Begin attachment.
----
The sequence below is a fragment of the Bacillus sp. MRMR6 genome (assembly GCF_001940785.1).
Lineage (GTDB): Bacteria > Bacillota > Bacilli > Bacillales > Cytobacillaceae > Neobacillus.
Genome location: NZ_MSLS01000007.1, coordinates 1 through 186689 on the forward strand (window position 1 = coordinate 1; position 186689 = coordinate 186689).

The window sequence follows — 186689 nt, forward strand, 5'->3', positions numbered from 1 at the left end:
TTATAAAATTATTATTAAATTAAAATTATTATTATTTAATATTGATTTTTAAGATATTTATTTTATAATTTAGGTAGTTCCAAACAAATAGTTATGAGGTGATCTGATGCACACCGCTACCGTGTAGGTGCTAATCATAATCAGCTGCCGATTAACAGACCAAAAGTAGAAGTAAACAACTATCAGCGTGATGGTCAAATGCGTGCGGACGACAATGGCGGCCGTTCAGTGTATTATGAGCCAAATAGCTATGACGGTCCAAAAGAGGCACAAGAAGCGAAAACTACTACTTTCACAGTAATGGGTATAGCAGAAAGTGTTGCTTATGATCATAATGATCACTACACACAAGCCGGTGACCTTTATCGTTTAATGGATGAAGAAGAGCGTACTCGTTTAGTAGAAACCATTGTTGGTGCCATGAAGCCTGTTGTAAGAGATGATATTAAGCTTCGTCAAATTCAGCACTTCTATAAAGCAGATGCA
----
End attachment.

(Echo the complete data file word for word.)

The sequence below is a fragment of the Bacillus sp. MRMR6 genome (assembly GCF_001940785.1).
Lineage (GTDB): Bacteria > Bacillota > Bacilli > Bacillales > Cytobacillaceae > Neobacillus.
Genome location: NZ_MSLS01000007.1, coordinates 1 through 186689 on the forward strand (window position 1 = coordinate 1; position 186689 = coordinate 186689).

The window sequence follows — 186689 nt, forward strand, 5'->3', positions numbered from 1 at the left end:
TTATAAAATTATTATTAAATTAAAATTATTATTATTTAATATTGATTTTTAAGATATTTATTTTATAATTTAGGTAGTTCCAAACAAATAGTTATGAGGTGATCTGATGCACACCGCTACCGTGTAGGTGCTAATCATAATCAGCTGCCGATTAACAGACCAAAAGTAGAAGTAAACAACTATCAGCGTGATGGTCAAATGCGTGCGGACGACAATGGCGGCCGTTCAGTGTATTATGAGCCAAATAGCTATGACGGTCCAAAAGAGGCACAAGAAGCGAAAACTACTACTTTCACAGTAATGGGTATAGCAGAAAGTGTTGCTTATGATCATAATGATCACTACACACAAGCCGGTGACCTTTATCGTTTAATGGATGAAGAAGAGCGTACTCGTTTAGTAGAAACCATTGTTGGTGCCATGAAGCCTGTTGTAAGAGATGATATTAAGCTTCGTCAAATTCAGCACTTCTATAAAGCAGATGCA